My goal is to produce a few posts on the topic and try to sort out the different parts and describe how they work and the connection between. I will begin from the physical bottom and work myself up to how userspace allocates memory in their little blue world with pink clouds. (Everything is so easy on the user side)

struct page

A page is the smallest unit that matters in terms of virtual memory. This is because the MMU (Memory Management Unit, described in a upcoming post) is only dealing with those pages. A typical size for a page is 4KB, at least for 32bit architectures. The most 64-bit architectures uses 8KB pages.
Every one of those physical pages is represented by a struct page that is defined in include/linux/mm_types.h.
That is a lot of pages. If we do a simple calculation:
We have a 32-bit system that has 512MB of physical memory, this memory is divided into 131,072 4KB pages. Think of that 512MB is not even so much memory on a modern system today.

What I want to say is that this struct page should be kept as small as possible because it scales up a lot when physical memory increases.

Ok, so there is a struct page somewhere that got allocated for each physical page, which is a lot, but what does it do?
It does a lot of housekeeping,  lets look at a few set of members that I think is most interresting:
struct page {
unsigned long flags;
unsigned long private;
void *virtual;
atomic_t _count;
pgoff_t index;
#if USE_SPLIT_PTE_PTLOCKS
#if ALLOC_SPLIT_PTLOCKS
spinlock_t *ptl;
#else
spinlock_t ptl;
#endif
#endif

flags is keeping track of the page status which could be dirty (need to be written to media), locked in memory (not allowed to be paged out), permissions and so on. See enum pageflags in  include/linux/page-flags.h for more information.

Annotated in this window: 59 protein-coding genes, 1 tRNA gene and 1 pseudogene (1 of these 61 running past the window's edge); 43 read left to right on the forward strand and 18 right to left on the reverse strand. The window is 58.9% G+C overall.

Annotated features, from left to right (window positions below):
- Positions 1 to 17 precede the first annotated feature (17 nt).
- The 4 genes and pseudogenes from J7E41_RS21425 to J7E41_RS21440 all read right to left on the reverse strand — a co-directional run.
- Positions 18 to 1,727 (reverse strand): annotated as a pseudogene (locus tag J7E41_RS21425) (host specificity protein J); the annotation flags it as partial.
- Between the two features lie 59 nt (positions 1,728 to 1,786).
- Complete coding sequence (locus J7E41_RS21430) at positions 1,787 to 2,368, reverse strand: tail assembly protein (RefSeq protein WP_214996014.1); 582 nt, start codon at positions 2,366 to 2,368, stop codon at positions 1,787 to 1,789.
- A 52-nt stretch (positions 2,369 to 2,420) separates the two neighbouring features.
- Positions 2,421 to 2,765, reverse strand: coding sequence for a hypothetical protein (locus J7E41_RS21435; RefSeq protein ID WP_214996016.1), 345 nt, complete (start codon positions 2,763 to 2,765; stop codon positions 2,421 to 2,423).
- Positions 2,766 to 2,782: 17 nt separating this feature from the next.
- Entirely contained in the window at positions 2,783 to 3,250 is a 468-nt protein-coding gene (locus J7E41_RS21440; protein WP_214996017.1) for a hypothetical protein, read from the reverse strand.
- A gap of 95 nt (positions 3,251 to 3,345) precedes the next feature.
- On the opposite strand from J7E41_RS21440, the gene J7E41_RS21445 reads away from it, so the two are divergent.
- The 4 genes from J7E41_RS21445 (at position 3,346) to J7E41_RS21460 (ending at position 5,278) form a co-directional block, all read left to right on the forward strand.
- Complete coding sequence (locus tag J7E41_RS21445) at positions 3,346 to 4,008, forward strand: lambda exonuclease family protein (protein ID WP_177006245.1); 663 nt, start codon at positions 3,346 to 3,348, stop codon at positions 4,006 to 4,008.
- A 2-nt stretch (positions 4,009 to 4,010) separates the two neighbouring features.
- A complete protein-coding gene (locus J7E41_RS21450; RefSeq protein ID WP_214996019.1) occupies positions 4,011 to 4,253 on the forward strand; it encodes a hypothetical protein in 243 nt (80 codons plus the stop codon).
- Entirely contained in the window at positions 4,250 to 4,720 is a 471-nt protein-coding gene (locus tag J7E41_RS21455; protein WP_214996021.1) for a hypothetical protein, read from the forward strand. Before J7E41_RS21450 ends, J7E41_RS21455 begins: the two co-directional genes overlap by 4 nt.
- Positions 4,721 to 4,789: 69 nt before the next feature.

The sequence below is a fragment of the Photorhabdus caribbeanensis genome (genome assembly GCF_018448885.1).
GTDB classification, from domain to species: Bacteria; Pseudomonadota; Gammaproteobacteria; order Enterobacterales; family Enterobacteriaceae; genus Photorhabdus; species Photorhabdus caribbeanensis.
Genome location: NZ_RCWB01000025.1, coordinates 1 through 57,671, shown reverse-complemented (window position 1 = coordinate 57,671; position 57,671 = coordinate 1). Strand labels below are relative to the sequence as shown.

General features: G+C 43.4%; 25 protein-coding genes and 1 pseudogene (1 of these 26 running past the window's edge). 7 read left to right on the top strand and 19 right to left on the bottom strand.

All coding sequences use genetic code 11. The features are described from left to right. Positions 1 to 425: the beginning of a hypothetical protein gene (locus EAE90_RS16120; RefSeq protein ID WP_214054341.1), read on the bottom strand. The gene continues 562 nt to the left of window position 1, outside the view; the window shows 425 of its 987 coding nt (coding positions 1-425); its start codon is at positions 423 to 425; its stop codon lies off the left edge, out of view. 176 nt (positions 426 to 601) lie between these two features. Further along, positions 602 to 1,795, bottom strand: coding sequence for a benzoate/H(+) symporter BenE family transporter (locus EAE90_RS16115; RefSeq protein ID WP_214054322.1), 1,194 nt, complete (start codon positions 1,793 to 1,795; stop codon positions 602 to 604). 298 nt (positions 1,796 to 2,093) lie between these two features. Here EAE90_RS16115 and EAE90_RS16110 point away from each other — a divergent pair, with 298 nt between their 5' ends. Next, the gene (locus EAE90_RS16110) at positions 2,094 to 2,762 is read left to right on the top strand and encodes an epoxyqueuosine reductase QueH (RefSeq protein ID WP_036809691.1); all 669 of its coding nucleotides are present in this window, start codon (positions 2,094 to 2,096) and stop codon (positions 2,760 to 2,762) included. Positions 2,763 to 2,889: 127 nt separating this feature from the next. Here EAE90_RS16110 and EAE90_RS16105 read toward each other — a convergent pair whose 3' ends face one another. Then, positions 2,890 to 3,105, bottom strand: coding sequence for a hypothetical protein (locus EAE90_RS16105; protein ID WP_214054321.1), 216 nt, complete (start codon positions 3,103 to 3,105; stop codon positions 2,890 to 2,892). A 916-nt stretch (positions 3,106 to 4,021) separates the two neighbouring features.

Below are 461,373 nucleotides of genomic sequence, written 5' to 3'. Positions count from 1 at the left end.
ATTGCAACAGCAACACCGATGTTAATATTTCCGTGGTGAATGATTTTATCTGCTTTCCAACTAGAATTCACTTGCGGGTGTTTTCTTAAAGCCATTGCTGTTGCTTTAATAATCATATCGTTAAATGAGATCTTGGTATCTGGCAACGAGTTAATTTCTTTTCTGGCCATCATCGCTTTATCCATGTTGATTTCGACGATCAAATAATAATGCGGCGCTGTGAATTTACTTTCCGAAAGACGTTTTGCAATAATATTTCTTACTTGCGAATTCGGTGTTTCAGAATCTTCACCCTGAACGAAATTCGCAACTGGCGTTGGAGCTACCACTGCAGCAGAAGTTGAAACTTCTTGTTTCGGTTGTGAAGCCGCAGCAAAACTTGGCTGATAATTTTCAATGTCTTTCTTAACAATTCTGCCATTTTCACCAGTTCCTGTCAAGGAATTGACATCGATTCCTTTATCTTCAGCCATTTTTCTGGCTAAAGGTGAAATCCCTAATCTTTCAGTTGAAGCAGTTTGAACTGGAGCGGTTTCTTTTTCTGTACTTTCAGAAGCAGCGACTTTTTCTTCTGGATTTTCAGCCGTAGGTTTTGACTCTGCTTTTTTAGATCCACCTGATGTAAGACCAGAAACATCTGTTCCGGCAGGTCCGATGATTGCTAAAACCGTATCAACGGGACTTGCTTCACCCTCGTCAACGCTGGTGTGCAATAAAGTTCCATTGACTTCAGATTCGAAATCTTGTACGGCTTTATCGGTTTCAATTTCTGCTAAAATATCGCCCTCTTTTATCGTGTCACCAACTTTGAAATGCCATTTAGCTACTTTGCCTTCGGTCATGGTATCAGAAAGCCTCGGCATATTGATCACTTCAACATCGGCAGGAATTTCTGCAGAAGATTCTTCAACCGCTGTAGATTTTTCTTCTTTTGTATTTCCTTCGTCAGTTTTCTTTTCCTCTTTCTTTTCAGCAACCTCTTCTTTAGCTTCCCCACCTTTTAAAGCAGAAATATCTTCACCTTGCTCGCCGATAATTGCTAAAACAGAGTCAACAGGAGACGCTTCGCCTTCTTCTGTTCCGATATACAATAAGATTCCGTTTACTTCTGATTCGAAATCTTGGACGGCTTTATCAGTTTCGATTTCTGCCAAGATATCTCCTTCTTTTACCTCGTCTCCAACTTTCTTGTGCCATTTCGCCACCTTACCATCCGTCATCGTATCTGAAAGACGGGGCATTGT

private is not a defined field. May be used as a long or interpreted as a pointer. (Shared with ptl in a union!)

virtual is the virtual address of the page. In case that the page belongs to the high memory (memory that is not permanently mapped) this field will be NULL and require dynamic mapping.

_count is a simple reference counter to determine when the page is free for allocation.

index is the offset within a mapping.

ptl is a interresting one! I think it requires a special section in this post. (Shared with private in a union!)

Page Table Lock

PTL stands for Page Table Lock and is a per-page lock. In the next part of these memory management posts I will describe the struct mm_struct, how PGD, PMD and PTE are related, but for now it’s enough that you just have heard the words.

Ok, there is one thing that is good to know. The struct mm_struct (also defined in mm_types.h) is a structure that represent a process’s address space and contains all information related to the process memory. The structure has a pointer to virtual memory areas that refers to one or more struct page.